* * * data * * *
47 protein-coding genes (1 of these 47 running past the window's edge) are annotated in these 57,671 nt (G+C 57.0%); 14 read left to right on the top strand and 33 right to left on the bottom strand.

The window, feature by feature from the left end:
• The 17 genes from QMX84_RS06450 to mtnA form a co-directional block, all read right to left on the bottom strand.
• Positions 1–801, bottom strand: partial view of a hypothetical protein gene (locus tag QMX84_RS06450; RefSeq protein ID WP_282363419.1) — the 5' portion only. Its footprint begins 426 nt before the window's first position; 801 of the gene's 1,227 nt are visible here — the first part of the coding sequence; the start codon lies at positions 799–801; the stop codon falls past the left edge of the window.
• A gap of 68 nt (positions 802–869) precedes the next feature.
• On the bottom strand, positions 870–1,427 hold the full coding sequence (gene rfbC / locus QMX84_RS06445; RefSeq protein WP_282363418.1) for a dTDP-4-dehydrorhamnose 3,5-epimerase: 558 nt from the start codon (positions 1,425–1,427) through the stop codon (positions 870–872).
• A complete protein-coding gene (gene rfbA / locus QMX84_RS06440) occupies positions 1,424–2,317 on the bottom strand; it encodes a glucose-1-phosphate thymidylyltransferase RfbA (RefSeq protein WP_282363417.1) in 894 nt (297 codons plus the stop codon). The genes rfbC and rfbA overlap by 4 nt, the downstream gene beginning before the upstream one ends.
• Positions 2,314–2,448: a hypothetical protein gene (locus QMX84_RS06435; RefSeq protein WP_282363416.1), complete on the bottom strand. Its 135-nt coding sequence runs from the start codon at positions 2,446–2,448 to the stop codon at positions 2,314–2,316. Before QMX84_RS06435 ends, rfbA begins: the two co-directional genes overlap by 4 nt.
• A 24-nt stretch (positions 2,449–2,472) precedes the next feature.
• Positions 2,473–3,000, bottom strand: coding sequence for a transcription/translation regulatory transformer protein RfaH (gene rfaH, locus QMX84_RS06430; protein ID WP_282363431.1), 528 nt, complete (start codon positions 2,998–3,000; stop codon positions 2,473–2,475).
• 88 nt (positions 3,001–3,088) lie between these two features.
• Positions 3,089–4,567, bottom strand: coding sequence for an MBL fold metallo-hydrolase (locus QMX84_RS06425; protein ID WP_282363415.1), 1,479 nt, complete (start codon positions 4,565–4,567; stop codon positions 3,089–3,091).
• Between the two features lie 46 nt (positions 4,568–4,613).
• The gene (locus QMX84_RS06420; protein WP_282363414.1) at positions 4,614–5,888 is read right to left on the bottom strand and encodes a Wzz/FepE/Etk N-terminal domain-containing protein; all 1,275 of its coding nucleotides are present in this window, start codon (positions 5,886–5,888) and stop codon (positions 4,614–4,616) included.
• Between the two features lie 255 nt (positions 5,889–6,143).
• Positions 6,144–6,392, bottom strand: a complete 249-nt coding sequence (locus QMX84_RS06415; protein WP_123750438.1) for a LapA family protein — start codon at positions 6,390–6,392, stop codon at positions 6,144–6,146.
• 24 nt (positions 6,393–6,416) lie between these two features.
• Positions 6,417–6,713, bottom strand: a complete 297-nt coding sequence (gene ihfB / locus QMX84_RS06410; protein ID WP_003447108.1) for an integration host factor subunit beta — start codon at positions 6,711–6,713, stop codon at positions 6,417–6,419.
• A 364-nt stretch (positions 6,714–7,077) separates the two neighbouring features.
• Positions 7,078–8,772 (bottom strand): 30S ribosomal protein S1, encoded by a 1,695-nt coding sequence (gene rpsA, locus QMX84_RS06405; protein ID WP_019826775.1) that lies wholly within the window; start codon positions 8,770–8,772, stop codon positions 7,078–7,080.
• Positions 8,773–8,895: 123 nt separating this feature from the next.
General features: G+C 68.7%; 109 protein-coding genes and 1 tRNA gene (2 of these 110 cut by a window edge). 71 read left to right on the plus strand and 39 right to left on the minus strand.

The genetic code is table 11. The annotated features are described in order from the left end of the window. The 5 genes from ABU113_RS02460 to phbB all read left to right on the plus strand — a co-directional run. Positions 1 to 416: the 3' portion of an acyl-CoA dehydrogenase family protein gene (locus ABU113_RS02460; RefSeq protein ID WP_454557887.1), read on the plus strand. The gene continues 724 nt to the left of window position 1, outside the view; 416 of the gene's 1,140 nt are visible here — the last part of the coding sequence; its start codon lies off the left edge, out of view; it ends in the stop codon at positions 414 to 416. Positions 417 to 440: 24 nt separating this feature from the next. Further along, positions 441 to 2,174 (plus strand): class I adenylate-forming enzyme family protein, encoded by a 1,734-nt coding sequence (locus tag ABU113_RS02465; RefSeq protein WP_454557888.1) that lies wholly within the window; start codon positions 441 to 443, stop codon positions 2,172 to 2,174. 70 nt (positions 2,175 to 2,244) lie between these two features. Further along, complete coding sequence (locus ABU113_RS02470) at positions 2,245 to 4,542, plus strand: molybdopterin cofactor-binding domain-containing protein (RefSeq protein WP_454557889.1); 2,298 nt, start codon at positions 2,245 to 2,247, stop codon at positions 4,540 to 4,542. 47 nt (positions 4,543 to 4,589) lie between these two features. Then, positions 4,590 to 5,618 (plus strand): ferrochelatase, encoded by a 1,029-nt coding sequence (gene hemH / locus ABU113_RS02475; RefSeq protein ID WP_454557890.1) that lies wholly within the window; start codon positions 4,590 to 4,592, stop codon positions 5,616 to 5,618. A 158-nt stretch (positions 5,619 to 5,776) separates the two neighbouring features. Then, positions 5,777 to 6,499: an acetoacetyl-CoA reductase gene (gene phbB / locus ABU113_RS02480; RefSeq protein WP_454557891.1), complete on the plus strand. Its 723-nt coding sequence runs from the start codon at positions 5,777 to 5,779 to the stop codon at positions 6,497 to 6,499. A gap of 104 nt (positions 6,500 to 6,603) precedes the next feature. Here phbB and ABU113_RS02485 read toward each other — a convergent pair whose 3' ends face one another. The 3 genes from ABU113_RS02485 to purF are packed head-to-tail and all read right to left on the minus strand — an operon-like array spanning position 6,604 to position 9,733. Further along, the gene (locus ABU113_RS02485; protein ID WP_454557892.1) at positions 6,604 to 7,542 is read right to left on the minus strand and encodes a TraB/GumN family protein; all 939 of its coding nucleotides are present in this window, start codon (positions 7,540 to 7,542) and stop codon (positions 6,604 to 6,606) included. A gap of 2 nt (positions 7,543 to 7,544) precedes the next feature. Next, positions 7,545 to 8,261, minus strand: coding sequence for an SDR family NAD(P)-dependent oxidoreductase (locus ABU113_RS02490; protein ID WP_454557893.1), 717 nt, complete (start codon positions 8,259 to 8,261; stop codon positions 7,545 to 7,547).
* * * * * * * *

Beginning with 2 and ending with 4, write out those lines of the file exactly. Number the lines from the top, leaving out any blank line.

The window, feature by feature from the left end:
• The 17 genes from QMX84_RS06450 to mtnA form a co-directional block, all read right to left on the bottom strand.
• Positions 1–801, bottom strand: partial view of a hypothetical protein gene (locus tag QMX84_RS06450; RefSeq protein ID WP_282363419.1) — the 5' portion only. Its footprint begins 426 nt before the window's first position; 801 of the gene's 1,227 nt are visible here — the first part of the coding sequence; the start codon lies at positions 799–801; the stop codon falls past the left edge of the window.